The state’s smoke-free workplace law and several common municipal second-hand smoke policies will help shape how and where legalized marijuana can be used.
While the Cannabis Control Commission has delayed any “social consumption” establishments from opening until at least February 2019, cities and towns can use existing approaches to address how those establishments would operate, if at all, in their communities.
The Massachusetts Smoke-Free Workplace Law (Chapter 270, Section 22) prohibits smoking in workplaces. The law defines smoking as anything that can be “combusted and inhaled,” including marijuana. The state law has several exemptions, but it is anti-preemptive, which means cities and towns may further condition or eliminate those exemptions.
The smoke-free law does not address vaping or edibles, but 132 cities and towns have enacted a policy that prohibits vaporization or aerosolization of any substance, with or without nicotine, in any location that is smoke-free under state law or by local regulation.
A 2006 Supreme Judicial Court ruling clarifies that cities and towns may enact a ban on smoking in private clubs. Since that decision, 70 cities and towns have enacted such a ban, relying on the state law’s “smoking” definition, and a vaping ban policy as described above would include private clubs.
Cigar bars or hookah bars hold a state smoking bar license that exempts them from the smoke-free law. That license requires a majority of the business’s revenue to come from the sale of tobacco. This exemption to the smoke-free workplace law is not available to nonprofit organizations such as a private club.
If the smoking bar exemption is changed to permit marijuana as well, cities and towns may opt to ban smoking in “smoking bars,” as 119 have to date. A local vaping use ban would also prohibit marijuana vaping in such businesses.
Smoking bars and retail tobacco stores must be “adult-only” businesses to qualify for exemptions to the smoke-free workplace law. State law sets a minimum legal sales age of 18, while 167 cities and towns have adopted a higher minimum age of 21, which would also apply to smoking bars and retail stores in their community. The state law does not address retailers that focus solely on the sale of vaping products.
A qualifying retail tobacco store may permit smoking in its store, but in order to qualify, the sale of non-tobacco products must be “incidental,” according to state law. Some are concerned that a change in state law could allow qualifying tobacconist/smoke shops to allow both tobacco and marijuana smoking in their adult-only establishments. So far, 74 cities and towns have banned smoking in retail tobacco stores, and such bans would extend to marijuana smoking. A municipal vaping ban would extend to marijuana vaping in those stores as well.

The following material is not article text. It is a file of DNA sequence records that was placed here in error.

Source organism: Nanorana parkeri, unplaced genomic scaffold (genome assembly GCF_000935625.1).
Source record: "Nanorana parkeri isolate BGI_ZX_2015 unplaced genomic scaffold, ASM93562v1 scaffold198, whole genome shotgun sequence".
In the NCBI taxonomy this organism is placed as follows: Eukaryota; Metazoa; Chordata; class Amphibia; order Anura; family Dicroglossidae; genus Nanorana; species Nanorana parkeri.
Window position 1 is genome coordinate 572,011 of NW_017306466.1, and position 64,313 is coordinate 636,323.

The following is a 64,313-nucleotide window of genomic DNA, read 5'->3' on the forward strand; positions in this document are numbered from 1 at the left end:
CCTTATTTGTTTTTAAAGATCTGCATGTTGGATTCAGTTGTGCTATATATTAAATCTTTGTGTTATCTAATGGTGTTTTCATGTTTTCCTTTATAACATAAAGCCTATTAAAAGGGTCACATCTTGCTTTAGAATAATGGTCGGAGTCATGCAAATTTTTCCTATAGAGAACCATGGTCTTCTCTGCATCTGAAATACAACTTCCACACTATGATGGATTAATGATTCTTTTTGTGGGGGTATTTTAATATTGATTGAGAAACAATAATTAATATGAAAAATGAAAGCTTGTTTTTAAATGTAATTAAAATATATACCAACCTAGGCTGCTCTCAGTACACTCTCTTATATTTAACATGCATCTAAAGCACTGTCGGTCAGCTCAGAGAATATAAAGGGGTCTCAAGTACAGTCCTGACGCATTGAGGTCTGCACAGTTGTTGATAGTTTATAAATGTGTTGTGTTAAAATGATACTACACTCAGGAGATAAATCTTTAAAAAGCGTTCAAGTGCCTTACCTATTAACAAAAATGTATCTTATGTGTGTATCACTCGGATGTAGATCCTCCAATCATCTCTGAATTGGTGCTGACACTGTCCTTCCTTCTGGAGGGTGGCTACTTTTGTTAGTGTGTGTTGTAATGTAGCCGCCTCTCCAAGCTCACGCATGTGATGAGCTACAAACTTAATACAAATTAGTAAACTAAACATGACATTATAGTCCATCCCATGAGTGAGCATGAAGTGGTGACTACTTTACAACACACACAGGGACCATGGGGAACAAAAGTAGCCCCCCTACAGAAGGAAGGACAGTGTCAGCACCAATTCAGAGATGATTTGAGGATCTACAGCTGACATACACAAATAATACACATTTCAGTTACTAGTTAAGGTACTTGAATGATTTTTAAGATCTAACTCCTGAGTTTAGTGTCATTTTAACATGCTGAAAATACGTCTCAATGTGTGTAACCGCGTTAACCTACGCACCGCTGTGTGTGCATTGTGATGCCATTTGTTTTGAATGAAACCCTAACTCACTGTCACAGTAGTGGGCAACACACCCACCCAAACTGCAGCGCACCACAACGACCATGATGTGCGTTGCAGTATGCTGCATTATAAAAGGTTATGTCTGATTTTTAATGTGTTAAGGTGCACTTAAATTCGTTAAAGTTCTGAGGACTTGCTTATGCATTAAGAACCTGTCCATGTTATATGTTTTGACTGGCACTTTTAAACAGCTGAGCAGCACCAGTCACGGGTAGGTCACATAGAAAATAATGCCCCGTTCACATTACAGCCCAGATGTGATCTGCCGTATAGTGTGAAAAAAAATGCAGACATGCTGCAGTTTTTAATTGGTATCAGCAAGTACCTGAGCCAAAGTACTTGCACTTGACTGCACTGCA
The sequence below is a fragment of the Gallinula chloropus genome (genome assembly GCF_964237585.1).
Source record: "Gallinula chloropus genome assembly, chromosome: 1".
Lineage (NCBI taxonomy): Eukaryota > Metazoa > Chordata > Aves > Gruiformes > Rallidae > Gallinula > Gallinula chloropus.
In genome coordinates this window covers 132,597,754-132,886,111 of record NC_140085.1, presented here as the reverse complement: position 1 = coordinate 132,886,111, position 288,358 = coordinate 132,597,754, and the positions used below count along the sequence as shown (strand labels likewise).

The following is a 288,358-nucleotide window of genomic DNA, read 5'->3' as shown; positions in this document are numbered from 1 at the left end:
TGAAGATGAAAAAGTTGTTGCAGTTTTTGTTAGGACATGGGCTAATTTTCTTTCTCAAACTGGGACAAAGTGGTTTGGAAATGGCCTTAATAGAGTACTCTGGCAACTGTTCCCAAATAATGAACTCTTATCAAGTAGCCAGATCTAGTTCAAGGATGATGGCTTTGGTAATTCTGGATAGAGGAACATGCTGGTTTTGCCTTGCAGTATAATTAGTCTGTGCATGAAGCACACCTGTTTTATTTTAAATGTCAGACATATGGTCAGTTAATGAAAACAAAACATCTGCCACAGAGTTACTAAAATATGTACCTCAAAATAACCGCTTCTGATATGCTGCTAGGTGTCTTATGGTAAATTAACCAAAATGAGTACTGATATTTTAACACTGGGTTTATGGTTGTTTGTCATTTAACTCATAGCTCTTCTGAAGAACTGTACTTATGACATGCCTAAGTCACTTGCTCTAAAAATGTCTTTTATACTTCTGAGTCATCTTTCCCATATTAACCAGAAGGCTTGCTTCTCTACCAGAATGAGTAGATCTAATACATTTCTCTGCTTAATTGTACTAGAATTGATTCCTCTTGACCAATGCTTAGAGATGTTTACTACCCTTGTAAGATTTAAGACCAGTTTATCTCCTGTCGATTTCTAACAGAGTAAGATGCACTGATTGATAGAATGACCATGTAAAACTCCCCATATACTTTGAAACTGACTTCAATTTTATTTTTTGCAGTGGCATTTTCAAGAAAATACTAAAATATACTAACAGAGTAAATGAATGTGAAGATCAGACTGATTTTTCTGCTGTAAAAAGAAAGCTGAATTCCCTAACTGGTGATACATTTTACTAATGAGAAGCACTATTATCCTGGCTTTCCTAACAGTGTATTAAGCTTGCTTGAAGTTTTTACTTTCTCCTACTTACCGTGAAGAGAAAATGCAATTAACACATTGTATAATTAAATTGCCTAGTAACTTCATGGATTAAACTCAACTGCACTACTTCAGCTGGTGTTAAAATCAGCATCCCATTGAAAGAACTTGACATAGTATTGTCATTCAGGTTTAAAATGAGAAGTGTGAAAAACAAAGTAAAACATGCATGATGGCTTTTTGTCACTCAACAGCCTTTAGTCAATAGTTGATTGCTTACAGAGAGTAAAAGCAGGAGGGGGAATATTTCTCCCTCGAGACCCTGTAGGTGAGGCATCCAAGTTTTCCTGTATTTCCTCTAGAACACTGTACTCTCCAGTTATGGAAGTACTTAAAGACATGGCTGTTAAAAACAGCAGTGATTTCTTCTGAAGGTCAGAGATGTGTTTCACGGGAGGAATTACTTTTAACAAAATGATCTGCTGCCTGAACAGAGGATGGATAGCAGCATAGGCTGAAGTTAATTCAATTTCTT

Smoke-free buffer zones are not addressed in the smoke-free workplace law, but dozens of municipalities ban smoking within a certain proximity to municipal building entrances, ranging from 15 to 50 feet, which would also apply to marijuana smoking. A local vaping ban would also apply to buffer zones.
The smoke-free workplace law is limited to enclosed workplaces. To address smoking on restaurant or bar patios, porches and decks, 77 cities and towns have enacted policies that either limit or ban smoking in such locations, which would extend to marijuana smoking. A local vaping ban would also apply.
Thirty-six municipalities, including Boston, prohibit smoking in hotel, motel, inn and bed and breakfast guest rooms. This ban would extend to marijuana smoking, and to vaping if the municipality has also adopted a vaping ban policy.
The smoke-free workplace law does not address smoking outdoors. A variety of municipal policies ban smoking in locations such as municipal parks, beaches, playgrounds, tot lots, non-school athletic fields, cemeteries, and town commons. Such bans would extend to marijuana smoking, and a local vaping ban would also apply.
For more information, contact D.J. Wilson at the MMA at or 617-426-7272, ext. 152.

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